It took unprecedented supply interruptions and a global pandemic to do it, but 2021 will go down in history as the U.S. auto industry’s Great Jostling.
Things that seemed as if they would always stay true fell by the wayside. Former industry upstarts hit their strides and rocked the status quo. Unmet demand for new and used vehicles jacked up prices to record highs and dragged down incentives to previously unthinkable levels.
Last year’s U.S. sales largely came down to just one thing: who still had vehicles to sell.
- Toyota Motor North America finished 2021 as the top-selling automaker, ending a General Motors streak that began in 1931.
- Hyundai-Kia outperformed American Honda to move into fifth place for the first time, still trailing No. 3 Ford Motor Co. and No. 4 Stellantis, both of which, like GM, saw their sales decline in a year in which demand outstripped supply by a significant margin.
- Despite a difficult fourth quarter for most automakers, BMW of North America, American Honda, Hyundai-Kia, Jaguar Land Rover, Mazda North America, Mercedes-Benz USA, Mitsubishi Motors North America, Nissan Group, Tesla Motors, Toyota Motor North America, Volkswagen Group of America and Volvo Cars USA improved their full-year sales over COVID-19-stricken 2020.
- Tesla cemented its standing among top luxury brands, passing Lexus and Mercedes-Benz, and quickly gained on BMW. Audi was a distant fifth.
- Within various segments, the jostling resulted in some first-ever wins, including the Dodge Challenger besting the Ford Mustang and the Toyota Sienna outselling Stellantis’ minivans.
“Many of these gains might prove to be very ephemeral” because of the hard production choices automakers were forced to make last year due to supply shortages, explained Tyson Jominy, vice president of data and analytics at J.D. Power. “If you choose not to build something, it’s pretty hard to sell it. There’s going to be a lot of jostling, and it’s going to continue into 2022.”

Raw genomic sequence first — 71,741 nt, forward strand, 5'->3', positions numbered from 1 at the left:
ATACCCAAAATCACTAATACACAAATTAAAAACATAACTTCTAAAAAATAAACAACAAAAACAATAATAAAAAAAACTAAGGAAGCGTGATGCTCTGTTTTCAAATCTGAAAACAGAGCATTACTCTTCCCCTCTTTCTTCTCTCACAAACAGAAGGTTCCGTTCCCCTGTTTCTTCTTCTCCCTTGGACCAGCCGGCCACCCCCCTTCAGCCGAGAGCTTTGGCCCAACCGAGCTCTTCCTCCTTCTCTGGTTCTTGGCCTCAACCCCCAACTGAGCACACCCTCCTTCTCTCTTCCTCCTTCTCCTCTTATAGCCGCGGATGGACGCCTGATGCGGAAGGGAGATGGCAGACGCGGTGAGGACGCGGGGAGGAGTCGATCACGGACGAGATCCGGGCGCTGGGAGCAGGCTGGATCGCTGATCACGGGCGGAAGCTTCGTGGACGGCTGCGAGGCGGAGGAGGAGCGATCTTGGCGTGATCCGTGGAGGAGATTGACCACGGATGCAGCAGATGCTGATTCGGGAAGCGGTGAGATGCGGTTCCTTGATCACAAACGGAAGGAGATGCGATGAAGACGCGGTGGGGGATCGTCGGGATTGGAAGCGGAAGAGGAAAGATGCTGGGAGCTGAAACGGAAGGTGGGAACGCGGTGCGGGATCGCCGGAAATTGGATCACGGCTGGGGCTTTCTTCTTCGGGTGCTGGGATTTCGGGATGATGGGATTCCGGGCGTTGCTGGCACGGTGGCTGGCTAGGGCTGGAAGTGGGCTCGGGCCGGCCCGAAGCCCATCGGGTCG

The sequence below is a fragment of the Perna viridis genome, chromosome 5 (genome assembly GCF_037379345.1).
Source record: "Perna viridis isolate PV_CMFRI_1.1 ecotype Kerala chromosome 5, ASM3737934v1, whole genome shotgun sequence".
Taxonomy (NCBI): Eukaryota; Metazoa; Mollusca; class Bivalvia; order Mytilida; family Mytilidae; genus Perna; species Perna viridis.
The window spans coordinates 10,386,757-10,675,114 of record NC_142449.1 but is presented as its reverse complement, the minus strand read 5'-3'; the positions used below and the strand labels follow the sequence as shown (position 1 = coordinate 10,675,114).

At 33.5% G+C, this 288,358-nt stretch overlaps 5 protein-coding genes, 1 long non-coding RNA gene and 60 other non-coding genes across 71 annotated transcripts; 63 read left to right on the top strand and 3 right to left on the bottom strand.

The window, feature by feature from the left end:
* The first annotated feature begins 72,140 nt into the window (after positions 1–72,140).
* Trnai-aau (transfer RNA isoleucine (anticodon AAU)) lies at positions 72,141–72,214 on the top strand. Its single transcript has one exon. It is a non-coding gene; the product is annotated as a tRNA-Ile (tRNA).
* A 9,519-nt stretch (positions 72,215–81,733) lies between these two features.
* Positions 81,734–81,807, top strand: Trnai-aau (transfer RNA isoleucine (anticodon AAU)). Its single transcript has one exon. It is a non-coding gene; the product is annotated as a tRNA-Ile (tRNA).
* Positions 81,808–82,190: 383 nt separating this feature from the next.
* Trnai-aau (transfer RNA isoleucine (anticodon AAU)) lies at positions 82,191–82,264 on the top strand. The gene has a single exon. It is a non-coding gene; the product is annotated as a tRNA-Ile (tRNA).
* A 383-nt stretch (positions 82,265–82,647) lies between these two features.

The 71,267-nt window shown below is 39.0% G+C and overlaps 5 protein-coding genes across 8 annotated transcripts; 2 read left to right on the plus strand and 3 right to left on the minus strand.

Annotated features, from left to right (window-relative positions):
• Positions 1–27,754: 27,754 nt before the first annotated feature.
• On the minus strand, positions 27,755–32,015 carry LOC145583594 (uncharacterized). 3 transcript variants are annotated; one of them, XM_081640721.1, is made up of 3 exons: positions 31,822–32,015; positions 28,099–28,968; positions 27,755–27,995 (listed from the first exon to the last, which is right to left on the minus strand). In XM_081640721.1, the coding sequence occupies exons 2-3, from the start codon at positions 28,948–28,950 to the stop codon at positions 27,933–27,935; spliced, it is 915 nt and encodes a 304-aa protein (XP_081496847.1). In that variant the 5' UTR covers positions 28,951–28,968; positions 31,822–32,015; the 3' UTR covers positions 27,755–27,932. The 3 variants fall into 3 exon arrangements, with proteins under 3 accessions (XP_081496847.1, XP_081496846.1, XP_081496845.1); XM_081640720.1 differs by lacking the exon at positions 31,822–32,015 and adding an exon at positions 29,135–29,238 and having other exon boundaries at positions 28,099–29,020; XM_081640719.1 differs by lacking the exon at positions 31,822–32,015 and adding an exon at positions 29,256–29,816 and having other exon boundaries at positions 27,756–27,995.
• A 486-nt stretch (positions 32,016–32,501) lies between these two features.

Annual U.S. light-vehicle sales edged just over 15 million and were up 3.3 percent compared with 2020. Before COVID-19 reared its head in 2020 and the microchip shortage hit the year after, 2019’s sales were 17.1 million, the seventh-strongest annual tally on record.
Motor Intelligence said December’s seasonally adjusted, annualized selling rate was 12.71 million, the second-lowest of 2021 after September’s 12.38 million. That’s a steep decline from the 18.5 million SAAR recorded in April.
Automakers last week reported December or fourth-quarter sales that were weighed down heavily by inventory and production issues because of the pandemic. Toyota, Honda, Hyundai and Kia declined for the fifth-straight month.
Overall fourth-quarter sales fell 21 percent.
After posting a gain in November, Ford’s sales fell 17 percent in December, though it was the top-selling automaker in the U.S. for the quarter. GM’s inventory woes dragged its fourth-quarter sales down 43 percent to give the automaker its worst quarter since 2009 and second-worst year since 1952. Stellantis also cited supply chain issues for its double-digit drop in the fourth quarter.